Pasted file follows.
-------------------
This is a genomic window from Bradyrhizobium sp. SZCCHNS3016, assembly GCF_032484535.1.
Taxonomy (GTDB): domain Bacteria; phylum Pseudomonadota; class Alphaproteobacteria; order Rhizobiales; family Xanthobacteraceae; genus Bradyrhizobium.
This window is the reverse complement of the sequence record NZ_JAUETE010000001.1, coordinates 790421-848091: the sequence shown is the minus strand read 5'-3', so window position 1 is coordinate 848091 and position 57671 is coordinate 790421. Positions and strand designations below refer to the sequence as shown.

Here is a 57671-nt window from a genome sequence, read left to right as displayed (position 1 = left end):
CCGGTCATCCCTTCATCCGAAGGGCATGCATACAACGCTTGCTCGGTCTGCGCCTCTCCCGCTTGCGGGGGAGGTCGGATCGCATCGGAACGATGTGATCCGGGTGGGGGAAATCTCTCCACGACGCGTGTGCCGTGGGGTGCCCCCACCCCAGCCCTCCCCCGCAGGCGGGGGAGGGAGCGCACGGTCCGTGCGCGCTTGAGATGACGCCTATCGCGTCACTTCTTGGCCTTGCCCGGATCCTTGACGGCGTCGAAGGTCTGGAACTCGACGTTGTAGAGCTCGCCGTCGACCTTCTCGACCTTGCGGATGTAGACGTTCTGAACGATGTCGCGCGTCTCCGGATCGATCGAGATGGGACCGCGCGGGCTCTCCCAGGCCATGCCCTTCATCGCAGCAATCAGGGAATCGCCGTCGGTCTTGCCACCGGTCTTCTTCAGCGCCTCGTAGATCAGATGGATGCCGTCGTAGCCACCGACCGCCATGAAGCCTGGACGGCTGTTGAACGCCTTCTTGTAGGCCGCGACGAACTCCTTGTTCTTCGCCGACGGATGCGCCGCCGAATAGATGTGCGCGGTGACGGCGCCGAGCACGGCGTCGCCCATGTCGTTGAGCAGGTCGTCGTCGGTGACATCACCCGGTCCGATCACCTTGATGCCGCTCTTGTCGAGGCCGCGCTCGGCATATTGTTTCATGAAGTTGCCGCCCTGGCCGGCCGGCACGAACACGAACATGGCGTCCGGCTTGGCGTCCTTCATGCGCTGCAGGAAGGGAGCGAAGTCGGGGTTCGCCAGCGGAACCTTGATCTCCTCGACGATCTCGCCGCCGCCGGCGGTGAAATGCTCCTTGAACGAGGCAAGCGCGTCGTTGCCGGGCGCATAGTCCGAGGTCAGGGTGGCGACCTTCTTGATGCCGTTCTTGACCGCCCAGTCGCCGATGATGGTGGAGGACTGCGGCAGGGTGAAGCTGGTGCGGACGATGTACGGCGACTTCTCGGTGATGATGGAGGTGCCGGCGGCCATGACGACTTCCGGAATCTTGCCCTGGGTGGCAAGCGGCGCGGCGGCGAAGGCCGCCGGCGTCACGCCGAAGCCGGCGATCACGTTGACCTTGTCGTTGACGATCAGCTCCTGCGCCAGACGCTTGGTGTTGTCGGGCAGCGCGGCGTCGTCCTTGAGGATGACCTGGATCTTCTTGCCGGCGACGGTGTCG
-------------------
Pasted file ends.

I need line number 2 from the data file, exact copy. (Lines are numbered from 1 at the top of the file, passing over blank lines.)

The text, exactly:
Taxonomy (GTDB): domain Bacteria; phylum Pseudomonadota; class Alphaproteobacteria; order Rhizobiales; family Xanthobacteraceae; genus Bradyrhizobium.